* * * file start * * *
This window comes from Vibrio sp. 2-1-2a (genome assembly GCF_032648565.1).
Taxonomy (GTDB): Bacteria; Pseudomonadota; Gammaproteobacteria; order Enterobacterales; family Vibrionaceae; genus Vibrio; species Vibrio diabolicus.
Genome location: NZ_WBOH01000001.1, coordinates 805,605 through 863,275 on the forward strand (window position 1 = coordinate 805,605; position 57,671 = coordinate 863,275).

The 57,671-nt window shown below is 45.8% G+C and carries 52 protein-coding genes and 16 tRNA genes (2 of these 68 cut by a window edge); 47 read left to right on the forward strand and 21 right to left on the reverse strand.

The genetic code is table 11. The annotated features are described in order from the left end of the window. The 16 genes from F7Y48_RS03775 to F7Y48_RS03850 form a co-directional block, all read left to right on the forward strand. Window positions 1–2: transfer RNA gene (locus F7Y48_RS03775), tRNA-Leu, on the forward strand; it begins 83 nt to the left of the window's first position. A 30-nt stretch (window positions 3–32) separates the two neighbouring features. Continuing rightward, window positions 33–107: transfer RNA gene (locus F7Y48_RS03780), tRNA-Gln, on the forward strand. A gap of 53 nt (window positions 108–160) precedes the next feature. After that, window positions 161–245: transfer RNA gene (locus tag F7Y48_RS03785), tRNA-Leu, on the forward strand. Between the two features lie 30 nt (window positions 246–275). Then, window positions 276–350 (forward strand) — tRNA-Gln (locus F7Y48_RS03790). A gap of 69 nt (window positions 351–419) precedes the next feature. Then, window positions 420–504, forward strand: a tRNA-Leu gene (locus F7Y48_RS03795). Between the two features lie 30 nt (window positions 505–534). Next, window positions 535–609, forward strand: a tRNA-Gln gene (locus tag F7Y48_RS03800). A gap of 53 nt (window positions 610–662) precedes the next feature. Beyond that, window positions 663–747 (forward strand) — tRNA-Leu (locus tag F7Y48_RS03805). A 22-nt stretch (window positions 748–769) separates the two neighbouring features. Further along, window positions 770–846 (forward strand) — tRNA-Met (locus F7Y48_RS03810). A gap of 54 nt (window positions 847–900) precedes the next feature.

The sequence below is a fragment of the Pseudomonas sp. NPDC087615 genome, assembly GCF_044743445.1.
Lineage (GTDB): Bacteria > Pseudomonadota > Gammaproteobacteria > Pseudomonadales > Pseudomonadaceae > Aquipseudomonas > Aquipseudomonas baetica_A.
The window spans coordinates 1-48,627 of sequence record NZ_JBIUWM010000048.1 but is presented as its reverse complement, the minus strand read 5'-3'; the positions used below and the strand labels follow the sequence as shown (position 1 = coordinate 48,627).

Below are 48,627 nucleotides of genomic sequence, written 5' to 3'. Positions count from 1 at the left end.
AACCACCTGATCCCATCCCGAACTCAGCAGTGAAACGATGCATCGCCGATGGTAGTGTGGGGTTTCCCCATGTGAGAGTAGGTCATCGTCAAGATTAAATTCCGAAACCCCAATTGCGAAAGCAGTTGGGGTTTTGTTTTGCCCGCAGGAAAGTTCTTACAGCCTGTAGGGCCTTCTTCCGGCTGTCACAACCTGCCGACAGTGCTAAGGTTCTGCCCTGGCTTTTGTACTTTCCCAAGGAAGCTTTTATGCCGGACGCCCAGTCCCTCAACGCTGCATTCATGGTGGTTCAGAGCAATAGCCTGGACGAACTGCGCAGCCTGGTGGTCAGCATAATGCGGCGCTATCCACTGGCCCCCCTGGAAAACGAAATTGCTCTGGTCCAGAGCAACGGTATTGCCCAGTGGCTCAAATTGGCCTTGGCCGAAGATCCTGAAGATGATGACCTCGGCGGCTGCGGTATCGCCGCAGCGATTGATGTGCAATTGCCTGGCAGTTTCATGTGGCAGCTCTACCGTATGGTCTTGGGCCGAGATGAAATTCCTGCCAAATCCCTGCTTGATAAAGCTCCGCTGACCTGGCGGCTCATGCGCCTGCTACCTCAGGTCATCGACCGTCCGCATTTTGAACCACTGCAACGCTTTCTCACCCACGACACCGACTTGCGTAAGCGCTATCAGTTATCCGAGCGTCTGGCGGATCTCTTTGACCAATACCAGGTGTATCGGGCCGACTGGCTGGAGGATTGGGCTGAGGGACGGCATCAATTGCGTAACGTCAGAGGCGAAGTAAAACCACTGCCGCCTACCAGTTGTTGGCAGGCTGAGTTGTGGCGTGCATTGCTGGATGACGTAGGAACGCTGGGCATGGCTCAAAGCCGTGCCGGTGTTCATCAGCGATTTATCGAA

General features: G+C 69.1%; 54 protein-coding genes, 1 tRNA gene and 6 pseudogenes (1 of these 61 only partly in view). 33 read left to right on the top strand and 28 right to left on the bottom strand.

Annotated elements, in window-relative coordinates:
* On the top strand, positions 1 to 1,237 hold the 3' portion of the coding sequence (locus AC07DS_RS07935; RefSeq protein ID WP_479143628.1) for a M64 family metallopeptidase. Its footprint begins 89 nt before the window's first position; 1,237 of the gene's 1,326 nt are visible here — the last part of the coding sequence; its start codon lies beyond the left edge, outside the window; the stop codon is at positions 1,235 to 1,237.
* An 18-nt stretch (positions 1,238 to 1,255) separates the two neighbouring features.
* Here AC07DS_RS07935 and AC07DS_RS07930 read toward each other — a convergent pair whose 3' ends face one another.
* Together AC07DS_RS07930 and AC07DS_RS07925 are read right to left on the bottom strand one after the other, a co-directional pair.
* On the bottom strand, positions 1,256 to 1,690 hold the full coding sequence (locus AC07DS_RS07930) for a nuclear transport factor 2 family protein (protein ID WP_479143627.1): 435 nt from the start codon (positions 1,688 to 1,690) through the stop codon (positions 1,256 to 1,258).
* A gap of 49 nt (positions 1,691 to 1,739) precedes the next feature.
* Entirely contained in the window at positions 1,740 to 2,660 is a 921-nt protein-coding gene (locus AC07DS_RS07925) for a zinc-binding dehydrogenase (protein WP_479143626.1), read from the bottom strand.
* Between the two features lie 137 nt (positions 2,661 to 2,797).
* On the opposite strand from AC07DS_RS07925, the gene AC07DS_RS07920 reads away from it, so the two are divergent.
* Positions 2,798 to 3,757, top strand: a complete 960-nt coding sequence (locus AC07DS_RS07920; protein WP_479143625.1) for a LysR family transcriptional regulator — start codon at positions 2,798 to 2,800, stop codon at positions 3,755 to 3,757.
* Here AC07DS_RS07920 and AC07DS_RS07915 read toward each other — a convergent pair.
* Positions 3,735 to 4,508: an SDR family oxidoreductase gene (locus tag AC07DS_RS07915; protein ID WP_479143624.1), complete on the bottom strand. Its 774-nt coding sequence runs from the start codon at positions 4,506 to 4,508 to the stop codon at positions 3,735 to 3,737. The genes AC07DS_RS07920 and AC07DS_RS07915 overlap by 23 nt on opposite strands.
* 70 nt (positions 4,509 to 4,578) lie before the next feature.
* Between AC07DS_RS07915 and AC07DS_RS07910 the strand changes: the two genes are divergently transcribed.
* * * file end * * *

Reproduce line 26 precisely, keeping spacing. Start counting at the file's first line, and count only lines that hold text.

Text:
* Between AC07DS_RS07915 and AC07DS_RS07910 the strand changes: the two genes are divergently transcribed.